The risk of any of the services you frequently use on the Internet on a daily basis being hacked is increasing, which can expose your bank accounts, important business information, or confidential customer data. Cybercriminals not only have the ability to guess passwords, but when they manage to penetrate the central systems of companies that provide online services such as email, social networks and online stores, among others, they simply gain direct access to their databases and confidential information about thousands, or as has happened in recent cases, millions of users. This includes their user codes and passwords. Given this, it doesn’t really matter how easy or complex your password is – it can be as simple as “123456” or be 16 digits combining letters, numbers and special characters. Today it is clear that a complex password is no longer sufficient protection.
What is 2fa?
2FA, or 2-factor authentication (or 2-step authentication), is a protection method that imposes an additional hurdle for the hacker to overcome when trying to fraudulently access your online accounts. Although we talk about 2 factors, in reality it can be 3 or more. Wikipedia defines 2-factor (or multi-factor) authentication as follows: Multi-factor authentication (MFA) is a method of computer access control in which a user
you are granted access to the system only after you present two or more different proofs that you are who you claim to be. different proofs that you are who you say you are. These proofs can be such as a password, a rotating secondary key, or a digital certificate installed on the computer, among others. a digital certificate installed on the computer, among others.
It is called “factors” because in the context of computer security and access control 3 factors are defined: a secret known to the user (e.g. password or pin), a physical object carried by the user (e.g. cell phone, token) and a unique biometric characteristic (e.g. fingerprint, iris or voice).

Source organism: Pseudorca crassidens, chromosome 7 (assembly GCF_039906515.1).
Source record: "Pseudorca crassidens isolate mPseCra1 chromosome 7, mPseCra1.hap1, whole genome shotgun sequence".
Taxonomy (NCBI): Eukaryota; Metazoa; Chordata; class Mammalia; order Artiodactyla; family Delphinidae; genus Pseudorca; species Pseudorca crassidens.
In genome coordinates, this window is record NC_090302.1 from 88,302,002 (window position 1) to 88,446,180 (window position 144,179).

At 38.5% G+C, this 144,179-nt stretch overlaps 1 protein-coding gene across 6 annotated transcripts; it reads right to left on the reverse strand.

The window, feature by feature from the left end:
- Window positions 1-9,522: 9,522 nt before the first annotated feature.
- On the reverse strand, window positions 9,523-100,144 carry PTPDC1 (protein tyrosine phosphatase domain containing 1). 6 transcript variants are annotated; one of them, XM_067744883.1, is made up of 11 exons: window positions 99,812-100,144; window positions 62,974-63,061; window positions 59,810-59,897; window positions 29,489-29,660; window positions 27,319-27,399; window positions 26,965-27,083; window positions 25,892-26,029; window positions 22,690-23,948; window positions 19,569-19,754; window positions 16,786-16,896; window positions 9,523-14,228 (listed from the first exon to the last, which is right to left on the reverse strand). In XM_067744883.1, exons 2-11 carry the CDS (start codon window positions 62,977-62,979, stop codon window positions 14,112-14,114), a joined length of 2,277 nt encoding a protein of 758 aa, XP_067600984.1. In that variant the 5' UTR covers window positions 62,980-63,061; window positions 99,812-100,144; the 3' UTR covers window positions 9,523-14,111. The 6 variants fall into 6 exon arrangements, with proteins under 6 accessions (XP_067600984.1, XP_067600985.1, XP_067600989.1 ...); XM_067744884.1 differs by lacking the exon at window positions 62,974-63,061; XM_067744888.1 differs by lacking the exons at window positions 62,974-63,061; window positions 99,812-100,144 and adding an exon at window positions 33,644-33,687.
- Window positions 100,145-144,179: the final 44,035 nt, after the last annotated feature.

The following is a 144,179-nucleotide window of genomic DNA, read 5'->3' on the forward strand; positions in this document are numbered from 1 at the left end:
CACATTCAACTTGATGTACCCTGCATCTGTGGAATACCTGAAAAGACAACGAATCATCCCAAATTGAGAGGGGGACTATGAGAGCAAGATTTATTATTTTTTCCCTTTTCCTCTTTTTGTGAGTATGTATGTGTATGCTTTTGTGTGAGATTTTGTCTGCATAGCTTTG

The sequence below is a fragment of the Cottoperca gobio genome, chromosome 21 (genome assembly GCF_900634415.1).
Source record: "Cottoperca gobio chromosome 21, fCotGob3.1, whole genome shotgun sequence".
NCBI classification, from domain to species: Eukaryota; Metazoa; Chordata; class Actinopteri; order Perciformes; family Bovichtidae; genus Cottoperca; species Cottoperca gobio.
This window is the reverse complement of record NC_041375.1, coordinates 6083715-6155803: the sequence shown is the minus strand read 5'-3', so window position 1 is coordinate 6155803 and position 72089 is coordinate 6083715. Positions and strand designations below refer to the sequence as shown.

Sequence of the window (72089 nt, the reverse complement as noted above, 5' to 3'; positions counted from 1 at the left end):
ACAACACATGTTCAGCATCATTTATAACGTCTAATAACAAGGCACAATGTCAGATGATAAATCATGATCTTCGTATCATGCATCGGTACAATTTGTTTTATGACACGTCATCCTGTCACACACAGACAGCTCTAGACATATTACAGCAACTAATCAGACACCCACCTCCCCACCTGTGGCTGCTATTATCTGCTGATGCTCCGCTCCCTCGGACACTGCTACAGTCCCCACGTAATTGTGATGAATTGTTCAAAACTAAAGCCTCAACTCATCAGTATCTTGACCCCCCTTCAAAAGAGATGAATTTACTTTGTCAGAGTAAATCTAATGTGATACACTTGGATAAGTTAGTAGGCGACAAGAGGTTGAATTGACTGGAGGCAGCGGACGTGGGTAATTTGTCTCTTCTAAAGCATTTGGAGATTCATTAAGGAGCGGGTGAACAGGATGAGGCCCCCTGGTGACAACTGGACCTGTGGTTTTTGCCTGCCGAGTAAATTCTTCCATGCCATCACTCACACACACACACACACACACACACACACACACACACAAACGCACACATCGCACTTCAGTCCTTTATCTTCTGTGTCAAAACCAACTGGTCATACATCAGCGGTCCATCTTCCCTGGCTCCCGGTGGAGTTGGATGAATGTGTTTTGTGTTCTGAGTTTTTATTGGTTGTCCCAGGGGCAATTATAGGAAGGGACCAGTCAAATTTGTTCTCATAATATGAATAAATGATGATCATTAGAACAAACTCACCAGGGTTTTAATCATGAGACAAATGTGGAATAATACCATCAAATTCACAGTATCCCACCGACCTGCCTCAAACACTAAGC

How does 2fa work?
2FA offers an additional layer of security in the process of logging into any online service on the Internet. It requires you to know both your username and password, but also requires you to provide a verification code that is sent to a trusted device that you have previously declared to this service. Typically the trusted device is your cell phone (acting similarly to a token commonly offered by financial institutions), however, the code could also be sent to an email of your choice or via other methods. The difference is that the mobile device is something that only you, theoretically, should physically carry, whereas an email could also be breached.
What is the benefit of 2fa for medium-sized companies and startups?
Medium-sized companies or startups may not always have the resources, at least initially, to dedicate time to ensure good IT security practices or to develop and regularly communicate usage policies to their users. That is why a simple and effective method for small businesses is to use 2FA in combination with a Password Management application.
This combination will significantly reduce the risk of a cybercriminal being able to penetrate a company’s core systems. It is a good first step if you do not have the budgets to invest in a long-term plan for IT security.
What should I do?
We recommend the following 4 steps:
- Identify the important online services that contain sensitive and confidential information you want to protect: banks, social networks, email, cloud file apps, etc.) and follow the instructions to activate 2FA with each one.
- Do some research on applications available on the market for Password Management. You can find basic information on the subject here, then choose and install the selected app in your company. We recommend that you install it for personal and family use as well.
- Register all your online accounts in the Password Manager. The more accounts you register, the better protected you will be.
- Enable 2FA in Password Manager to protect your master key – remember that this is the key to your password vault.
Don’t forget that it is always important to change your passwords frequently – especially for accounts that contain sensitive information and access to your money – and not to use the same password for different services.
Our Nextcloud-based enterprise cloud is a cloud-based file, collaboration and project service; it also includes a Password Manager that offers 2-Factor Authentication (2FA).